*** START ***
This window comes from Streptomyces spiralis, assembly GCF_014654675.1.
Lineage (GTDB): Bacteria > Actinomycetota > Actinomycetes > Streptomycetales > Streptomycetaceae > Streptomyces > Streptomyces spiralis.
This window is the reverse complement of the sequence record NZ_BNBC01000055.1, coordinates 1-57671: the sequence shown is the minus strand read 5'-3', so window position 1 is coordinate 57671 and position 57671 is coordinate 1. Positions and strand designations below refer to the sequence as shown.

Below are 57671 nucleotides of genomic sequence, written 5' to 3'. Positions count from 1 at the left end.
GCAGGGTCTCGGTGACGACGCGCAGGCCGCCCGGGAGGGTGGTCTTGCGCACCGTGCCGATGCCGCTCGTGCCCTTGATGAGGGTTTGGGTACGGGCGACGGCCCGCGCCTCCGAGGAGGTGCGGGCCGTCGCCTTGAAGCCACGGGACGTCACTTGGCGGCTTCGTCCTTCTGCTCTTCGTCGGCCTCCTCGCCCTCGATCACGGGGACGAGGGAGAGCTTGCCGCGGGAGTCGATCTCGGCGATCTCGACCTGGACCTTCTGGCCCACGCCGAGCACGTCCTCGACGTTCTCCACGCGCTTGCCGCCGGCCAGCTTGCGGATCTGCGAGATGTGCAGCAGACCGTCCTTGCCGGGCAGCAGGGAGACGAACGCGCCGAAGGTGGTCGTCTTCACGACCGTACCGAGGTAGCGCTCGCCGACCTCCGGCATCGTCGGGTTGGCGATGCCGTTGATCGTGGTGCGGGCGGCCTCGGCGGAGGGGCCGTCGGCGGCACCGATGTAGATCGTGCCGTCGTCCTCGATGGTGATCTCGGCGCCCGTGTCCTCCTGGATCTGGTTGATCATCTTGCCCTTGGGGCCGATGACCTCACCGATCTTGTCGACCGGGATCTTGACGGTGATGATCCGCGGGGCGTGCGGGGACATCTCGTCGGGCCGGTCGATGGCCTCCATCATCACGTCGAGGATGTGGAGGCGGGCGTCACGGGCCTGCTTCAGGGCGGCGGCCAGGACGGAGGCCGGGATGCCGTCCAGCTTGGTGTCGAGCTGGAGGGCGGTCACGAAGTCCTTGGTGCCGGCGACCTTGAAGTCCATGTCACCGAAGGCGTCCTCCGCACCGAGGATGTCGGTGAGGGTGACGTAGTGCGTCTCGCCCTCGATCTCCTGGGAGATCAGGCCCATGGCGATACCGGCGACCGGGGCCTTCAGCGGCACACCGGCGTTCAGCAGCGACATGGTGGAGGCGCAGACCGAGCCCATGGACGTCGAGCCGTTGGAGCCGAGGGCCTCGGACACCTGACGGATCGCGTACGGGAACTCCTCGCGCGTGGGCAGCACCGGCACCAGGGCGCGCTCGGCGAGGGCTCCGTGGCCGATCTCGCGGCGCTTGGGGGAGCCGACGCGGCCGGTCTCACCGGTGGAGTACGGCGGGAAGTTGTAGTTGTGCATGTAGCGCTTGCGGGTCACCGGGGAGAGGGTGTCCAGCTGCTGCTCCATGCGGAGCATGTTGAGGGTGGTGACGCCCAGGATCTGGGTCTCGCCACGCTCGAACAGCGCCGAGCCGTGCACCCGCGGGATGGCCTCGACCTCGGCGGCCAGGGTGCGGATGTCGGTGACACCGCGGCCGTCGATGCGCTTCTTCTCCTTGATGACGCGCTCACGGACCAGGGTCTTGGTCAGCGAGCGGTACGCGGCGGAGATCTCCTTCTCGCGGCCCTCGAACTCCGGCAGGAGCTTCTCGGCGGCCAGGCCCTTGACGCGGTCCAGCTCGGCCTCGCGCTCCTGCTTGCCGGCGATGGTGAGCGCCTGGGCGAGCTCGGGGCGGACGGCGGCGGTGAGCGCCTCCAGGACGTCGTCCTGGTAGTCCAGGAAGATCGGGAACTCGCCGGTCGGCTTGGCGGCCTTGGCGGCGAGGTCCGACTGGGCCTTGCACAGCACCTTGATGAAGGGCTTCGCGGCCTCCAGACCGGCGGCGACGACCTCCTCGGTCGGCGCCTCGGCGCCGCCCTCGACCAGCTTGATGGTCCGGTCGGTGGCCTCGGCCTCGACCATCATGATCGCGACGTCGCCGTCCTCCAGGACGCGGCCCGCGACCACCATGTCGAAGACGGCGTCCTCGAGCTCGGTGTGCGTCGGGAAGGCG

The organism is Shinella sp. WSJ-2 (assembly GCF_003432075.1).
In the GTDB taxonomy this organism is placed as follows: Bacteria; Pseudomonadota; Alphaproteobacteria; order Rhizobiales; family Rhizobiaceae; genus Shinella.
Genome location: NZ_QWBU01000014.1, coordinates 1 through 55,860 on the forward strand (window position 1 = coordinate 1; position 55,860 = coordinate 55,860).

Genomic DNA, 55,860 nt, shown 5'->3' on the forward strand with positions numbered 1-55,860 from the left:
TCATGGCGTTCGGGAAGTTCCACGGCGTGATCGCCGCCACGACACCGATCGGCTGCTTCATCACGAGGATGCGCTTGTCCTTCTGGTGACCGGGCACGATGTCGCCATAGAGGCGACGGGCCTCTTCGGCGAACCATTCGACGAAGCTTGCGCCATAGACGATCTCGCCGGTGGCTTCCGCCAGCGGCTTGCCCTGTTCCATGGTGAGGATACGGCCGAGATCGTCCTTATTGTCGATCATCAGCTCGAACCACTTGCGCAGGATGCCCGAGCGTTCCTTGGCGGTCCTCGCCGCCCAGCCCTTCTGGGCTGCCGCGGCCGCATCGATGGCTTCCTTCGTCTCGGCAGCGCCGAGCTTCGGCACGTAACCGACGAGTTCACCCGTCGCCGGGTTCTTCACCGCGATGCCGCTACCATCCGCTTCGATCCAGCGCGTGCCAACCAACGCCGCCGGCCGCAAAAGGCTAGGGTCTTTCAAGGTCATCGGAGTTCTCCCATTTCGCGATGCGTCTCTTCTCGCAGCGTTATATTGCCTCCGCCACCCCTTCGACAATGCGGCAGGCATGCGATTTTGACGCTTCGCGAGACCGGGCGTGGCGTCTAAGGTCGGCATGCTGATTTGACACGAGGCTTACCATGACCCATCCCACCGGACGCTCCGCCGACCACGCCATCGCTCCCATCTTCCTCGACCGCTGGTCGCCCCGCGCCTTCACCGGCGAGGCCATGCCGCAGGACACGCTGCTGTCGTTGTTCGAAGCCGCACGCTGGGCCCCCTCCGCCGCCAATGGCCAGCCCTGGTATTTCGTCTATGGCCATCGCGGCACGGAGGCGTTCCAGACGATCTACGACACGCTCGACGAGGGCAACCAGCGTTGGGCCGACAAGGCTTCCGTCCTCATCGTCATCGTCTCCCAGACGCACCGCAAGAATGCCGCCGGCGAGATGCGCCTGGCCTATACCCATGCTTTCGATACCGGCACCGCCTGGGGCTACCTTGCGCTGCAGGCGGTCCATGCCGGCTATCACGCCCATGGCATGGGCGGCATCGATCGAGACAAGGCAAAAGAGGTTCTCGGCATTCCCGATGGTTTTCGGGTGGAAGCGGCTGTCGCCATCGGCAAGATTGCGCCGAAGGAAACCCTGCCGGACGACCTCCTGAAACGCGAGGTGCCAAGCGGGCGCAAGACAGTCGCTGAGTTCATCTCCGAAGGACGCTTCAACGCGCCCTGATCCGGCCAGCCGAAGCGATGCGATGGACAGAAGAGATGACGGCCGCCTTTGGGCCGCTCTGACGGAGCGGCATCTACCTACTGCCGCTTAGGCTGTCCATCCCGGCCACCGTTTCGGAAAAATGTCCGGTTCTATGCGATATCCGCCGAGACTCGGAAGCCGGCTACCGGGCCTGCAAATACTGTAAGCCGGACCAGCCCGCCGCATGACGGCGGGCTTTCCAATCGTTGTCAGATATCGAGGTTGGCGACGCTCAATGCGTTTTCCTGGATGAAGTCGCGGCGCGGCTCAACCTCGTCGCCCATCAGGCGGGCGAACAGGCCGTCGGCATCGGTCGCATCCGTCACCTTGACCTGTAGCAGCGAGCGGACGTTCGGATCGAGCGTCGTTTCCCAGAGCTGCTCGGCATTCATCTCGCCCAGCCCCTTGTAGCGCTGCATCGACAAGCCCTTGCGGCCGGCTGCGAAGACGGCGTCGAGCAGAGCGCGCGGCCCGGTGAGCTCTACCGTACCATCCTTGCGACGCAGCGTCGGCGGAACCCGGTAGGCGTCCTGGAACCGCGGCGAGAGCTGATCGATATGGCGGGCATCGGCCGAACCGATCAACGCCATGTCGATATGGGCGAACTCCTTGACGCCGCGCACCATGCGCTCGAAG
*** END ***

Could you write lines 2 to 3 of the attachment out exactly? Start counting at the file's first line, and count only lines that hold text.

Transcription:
Lineage (GTDB): Bacteria > Actinomycetota > Actinomycetes > Streptomycetales > Streptomycetaceae > Streptomyces > Streptomyces spiralis.
This window is the reverse complement of the sequence record NZ_BNBC01000055.1, coordinates 1-57671: the sequence shown is the minus strand read 5'-3', so window position 1 is coordinate 57671 and position 57671 is coordinate 1. Positions and strand designations below refer to the sequence as shown.